Hunting Hogs Day and Night

In most places it’s legal to hunt wild hogs 24 hours a day, 365 days a year. Why not take advantage?

Hunting Hogs Day and Night

It’s a common theme in the hog-hunting world — believing you can only successfully chase feral hogs during the dark of night. There are certainly pros to hunting the midnight hours, but this is not the only time these porcine critters are out and about. Hunting hogs during daylight hours is not only an option, it can be productive. You want as many usable hunting hours as possible, right? Here’s what you need to know about hog hunting under the moon — and under the sun.

My first hog hunt took place in the early morning daylight, sitting in a ground blind strangely positioned on the side of a hill with the only shooting lanes being uphill. I was armed with a Remington R25, the air was crisp and I was excited. A couple hours passed before a boar wandered by, and a Hornady Full Boar .308 Win. 165-grain GMX bullet through the heart ended the drama — over and done in a moment.

What I didn’t know then was that there are myriad ways to hunt hogs when the sun is shining and some are more awesome than others, especially for those of us who admit to being adrenaline junkies. If ground blinds are your preference, more power to you. Nothing wrong with it. But if you’d like to try something different consider spot-and-stalk hunting, taking long-range shots or even shooting from a vehicle, if the latter is legal in your state.


Spotting and Stalking Hogs

A spot-and-stalk hunt is a solid way to get a jump on wild hogs, whether you do it first thing in the morning or later in the day. During the early morning hours or the hours prior to dusk, when the air is cooler, you’re most likely to find them moving around scavenging for food. At midday, when temperatures rise enough to make things uncomfortable for them, hogs can be found resting in the shade or hanging out at their favorite local watering hole.

The key to a successful spot-and-stalk hunt is remembering to move silently and pay attention to wind direction. Hogs might not have the keenest eyesight, but they’ll hear and smell you coming. Of course, it also helps to have at least a rough idea of where they’ll be at any given time during the day. Scouting can be your best friend.


Stretching the Barrel

Whether long-range shooting at live game is a moral debate that can cause some interesting divides among hunters. Personally, I believe we as hunters are required to make ethical shots and one-shot kills. If you aren’t confident that your long-range shooting skills are such that you can make a lethal long-distance shot on a hog, don’t do it. Just because they’re an invasive species doesn’t mean they shouldn’t die quickly and cleanly. Make sure you are up to the task before taking long-range shots at live targets.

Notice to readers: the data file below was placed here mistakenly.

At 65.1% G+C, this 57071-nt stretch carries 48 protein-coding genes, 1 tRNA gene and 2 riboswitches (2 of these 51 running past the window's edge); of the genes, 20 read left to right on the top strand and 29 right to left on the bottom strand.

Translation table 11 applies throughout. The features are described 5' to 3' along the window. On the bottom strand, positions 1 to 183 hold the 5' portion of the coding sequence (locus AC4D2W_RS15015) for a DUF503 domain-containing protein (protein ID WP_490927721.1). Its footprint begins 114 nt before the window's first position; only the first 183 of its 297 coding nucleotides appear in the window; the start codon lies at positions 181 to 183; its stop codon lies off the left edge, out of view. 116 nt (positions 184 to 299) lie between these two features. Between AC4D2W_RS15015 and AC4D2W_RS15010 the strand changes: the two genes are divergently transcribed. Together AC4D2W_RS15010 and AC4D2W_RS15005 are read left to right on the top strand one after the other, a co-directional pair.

Choose a spot with a good vantage point and take the time to range the distance to several landmarks in your field of view. If you’re hunting in a state where baiting is allowed, use said bait as your farthest shot location. Then you can either take a hog that’s walking to the feed or a stationary shot as it eats.

This also requires that you are familiar with the drift and drop of the ammo you’re shooting as well as knowing what it is and is not capable of handling in regard to terminal performance. Making a shot on paper or steel at 500, 750 or 1,000 yards isn’t the same as shooting an animal at those distances. Make sure your rifle, optics and ammo are up to the task. When I’m lying prone waiting for a long-range shot — think 750 to 1,000 yards — the powerhouse .338 Lapua Mag. is a favorite.


Drive-by Hog Hunting

It’s up to the individual state fish and game agencies to determine if it’s legal to hunt from a vehicle. Here in Texas, we basically do what we want when we’re gunning for feral hogs. If it’s legal where you hunt, be sure you pay attention to such details as height over bore and moving targets. It puts a damper on the day if you accidentally blow a hole in the truck because you didn’t realize your scope height over the rifle’s bore meant the bullet would dig through the hood or take out a side mirror. Check your muzzle clearance before taking the shot.

Guns and gear for daylight hours tend to be more affordable than what you need for nighttime hunting. Any rifle, shotgun or handgun — this is where I remind you to know your local laws — in a large enough caliber will suffice. Sighting solutions are personal preference, with scopes and red-dot, laser or iron sights all good bets. If you’re setting up for long-range shooting, you’re going to need a high-power, high-quality scope (and a larger-bore rifle with a good bipod).

Spare magazines are a must when after hogs, as is a sufficient amount of ammunition. Extras such as binoculars and rangefinders depend on the area you’re hunting and at what distance you intend to shoot. As for camo, you’re not duty-bound to camo up from head to toe. Stop and think about the area you’re hunting and dress accordingly to break up your outline and increase your odds for success. You will need better concealment during the day than at night, but hogs don’t possess the eyesight of turkeys so there’s no need to go overboard.